In this section, four chapters address the topic of sexual health in the region with particular emphases on HIV prevention and treatment, reproductive health and sexual health in relation to ageing. Kazuya Kawaguchi provides an overview of regional responses to the HIV-AIDS epidemic. Asia is the region with the second highest rate of HIV infection after Africa, and the epicentre of HIV-AIDS infection has shifted from North America and Europe to Africa, Latin America and Asia. Prominent routes of infection are the contact of men with female prostitutes, and among intravenous drug users. There are also cases of transmission between men who have sex with men (MSM). The main characteristic of the HIV/AIDS issue in East Asia is the relatively low HIV infection rates as a percentage of the population. However, in many Asian countries the population scale is so large that the actual numbers may be quite substantial. The numbers of people infected with HIV continues to increase. Other chapters in this section focus more closely on local situations.

Tine Gammeltoft and Nguyen Thu Hu’o’ng survey sexual health in contemporary Vietnam. They note that the World Health Organisation (WHO) defines sexual health as encompassing ‘the integration of the somatic, emotional, intellectual and social aspects of sexual being in ways that are positively enriching and that enhance personality, communication and love’ (WHO 1975). Besides HIV/AIDS, prevalent sexual health problems include other sexually transmitted infections (STIs) (and their consequences such as infertility and genital cancers), reproductive tract infections, sexual dysfunction, the physical and psychological consequences of sexual vio­lence, and discrimination on the basis of sexual orientation. In Vietnam, they argue, present-day political ideologies tap into revitalised Confucian moralities which emphasise social duty, sexual loyalty, and orderly family relations, thereby intertwining late socialist rule with long-standing moral values and orientations. This ideological emphasis on the family as the cornerstone of society, they argue, has sexual health consequences. By ignoring or condemning sexual practices that do not fit political ideals of sexuality as institutionalised procreative heterosexuality, social authorities unwittingly end up contributing to the country’s burden of sexual ill-health.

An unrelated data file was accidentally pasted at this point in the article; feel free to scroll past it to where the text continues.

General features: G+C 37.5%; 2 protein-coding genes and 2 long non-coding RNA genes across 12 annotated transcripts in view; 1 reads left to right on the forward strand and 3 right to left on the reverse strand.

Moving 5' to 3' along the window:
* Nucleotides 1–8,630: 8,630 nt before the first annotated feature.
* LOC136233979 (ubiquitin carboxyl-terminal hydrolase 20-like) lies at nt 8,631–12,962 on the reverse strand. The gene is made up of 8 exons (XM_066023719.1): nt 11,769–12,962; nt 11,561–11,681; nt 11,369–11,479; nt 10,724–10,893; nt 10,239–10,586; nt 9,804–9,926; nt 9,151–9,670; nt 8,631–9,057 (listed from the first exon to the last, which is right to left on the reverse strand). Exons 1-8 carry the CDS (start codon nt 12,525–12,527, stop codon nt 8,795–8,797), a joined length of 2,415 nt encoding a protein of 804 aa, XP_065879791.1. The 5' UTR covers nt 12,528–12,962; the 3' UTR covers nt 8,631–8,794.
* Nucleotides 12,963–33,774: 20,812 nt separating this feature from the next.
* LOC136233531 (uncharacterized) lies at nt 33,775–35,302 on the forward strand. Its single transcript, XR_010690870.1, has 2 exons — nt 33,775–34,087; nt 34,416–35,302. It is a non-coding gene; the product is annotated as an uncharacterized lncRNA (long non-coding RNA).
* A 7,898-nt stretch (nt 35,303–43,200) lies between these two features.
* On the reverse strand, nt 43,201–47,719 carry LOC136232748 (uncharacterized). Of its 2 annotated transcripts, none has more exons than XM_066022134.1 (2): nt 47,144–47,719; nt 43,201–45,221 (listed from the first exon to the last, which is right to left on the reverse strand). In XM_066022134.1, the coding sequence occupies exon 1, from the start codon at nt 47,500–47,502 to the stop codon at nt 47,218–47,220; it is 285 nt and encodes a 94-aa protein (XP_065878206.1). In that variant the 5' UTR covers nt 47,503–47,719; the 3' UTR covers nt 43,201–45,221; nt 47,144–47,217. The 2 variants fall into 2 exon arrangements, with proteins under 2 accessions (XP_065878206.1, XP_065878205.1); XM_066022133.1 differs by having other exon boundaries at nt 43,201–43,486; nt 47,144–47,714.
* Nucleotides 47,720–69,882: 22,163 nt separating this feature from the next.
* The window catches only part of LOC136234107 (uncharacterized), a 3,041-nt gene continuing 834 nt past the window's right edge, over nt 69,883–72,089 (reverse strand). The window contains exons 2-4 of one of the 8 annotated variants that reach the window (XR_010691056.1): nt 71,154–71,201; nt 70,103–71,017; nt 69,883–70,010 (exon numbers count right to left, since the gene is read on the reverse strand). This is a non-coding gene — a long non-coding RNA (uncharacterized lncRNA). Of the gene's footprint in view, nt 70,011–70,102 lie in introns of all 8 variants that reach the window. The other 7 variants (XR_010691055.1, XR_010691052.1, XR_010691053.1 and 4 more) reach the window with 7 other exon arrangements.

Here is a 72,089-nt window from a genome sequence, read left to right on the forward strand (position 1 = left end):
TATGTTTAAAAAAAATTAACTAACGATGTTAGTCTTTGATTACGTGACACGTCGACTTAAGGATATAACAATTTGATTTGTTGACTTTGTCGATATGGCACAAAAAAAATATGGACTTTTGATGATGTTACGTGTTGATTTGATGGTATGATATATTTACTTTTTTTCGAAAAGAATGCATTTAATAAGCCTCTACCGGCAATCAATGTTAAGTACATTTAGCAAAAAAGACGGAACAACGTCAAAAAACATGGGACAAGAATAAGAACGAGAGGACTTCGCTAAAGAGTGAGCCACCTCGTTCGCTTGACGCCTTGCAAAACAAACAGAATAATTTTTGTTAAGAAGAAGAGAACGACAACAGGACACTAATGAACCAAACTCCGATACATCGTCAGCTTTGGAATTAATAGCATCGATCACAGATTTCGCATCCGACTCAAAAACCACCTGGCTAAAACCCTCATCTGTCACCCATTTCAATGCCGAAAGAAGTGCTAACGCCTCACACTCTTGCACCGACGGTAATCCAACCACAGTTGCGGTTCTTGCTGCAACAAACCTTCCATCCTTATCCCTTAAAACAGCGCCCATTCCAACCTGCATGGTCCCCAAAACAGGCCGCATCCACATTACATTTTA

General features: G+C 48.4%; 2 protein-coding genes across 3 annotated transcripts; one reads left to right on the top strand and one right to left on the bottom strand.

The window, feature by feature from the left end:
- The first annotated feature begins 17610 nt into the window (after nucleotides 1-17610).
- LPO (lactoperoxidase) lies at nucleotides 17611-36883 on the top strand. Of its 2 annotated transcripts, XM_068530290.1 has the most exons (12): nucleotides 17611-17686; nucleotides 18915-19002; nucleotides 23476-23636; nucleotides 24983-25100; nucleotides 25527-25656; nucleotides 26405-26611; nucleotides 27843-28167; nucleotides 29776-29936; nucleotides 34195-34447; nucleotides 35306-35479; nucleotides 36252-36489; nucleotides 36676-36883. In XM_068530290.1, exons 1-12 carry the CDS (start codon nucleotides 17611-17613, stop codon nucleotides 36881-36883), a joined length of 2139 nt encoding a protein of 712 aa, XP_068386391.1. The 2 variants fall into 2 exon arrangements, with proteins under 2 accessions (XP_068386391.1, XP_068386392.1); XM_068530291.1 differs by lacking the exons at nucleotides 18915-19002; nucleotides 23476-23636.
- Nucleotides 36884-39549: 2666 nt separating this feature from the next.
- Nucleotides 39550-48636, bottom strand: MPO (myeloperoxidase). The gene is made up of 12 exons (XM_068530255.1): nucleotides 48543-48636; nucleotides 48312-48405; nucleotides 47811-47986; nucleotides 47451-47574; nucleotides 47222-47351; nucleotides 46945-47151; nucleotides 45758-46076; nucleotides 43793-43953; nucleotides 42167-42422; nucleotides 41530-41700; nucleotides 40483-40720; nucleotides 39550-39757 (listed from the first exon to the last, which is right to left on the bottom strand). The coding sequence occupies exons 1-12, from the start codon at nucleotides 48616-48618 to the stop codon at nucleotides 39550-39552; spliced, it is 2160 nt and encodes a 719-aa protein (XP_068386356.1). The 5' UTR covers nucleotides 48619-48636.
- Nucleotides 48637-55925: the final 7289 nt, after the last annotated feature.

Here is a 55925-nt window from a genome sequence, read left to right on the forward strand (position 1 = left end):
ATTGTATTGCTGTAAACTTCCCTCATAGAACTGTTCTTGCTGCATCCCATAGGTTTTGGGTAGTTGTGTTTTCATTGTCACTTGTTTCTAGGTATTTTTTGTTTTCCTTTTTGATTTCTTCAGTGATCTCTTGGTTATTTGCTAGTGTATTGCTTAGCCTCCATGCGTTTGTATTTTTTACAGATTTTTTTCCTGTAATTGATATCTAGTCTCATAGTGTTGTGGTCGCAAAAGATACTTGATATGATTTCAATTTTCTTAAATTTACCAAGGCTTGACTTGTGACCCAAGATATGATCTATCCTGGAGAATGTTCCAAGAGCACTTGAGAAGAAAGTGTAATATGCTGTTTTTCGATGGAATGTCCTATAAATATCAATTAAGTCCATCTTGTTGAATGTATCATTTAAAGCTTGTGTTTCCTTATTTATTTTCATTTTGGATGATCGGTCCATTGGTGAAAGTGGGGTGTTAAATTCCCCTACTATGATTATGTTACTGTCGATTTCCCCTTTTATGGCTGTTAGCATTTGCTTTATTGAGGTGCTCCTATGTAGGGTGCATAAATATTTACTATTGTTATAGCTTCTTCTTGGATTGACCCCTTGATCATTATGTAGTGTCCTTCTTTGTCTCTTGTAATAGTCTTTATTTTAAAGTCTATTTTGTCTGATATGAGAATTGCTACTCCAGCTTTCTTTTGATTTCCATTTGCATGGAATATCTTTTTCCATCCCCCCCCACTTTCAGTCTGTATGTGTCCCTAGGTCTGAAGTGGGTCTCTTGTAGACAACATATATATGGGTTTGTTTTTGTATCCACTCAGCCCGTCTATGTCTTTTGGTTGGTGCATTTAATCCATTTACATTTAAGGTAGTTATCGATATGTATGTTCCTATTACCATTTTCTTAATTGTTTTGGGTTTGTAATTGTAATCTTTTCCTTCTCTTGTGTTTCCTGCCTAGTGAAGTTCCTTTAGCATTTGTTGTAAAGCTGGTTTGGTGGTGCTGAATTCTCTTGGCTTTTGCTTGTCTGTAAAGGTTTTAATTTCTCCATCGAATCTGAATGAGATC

Johanna Hood looks at the situation around HIV-AIDS in the People’s Republic of China. She provides an overview of China’s uneven socioeconomic landscape which facilitated the spread of HIV, the biological transmission paths of the virus, major milestones and key dates and policies, and the latest trends in infections. Hood surveys the changing representations of and dominant attitudes to HIV in the media. She also considers the industrial aspects of responses to HIV by local and global health bodies and industrial corporate social responsibility (CSR) platforms, for HIV/AIDS programs are a major recipient of donor dollars and social and political attention in China. The chapter provides an understanding of the political, economic, social, cultural and global health issues that have shaped how the virus is spread, managed, engaged by sick and advocacy groups, and perceived by the general public.

Katrina Moore addresses the question of how sexual identities and practices are transformed through aging. Several societies in East Asia are facing the aging of the population, so that sexual expression for older people is an issue which needs to be addressed, not only by the medical profession but as an integral aspect of thinking about human welfare in society. The design of domestic housing and of elderly care institutions would have to be rethought if there were to be a recognition that elderly people are also sexual beings. As people age, those formerly in heterosexual marriages might see their lives transformed as they outlive their partners. There is also a long way to go in dealing with the needs of gays, lesbians and transgendered persons as they age (see also Stickland, in press).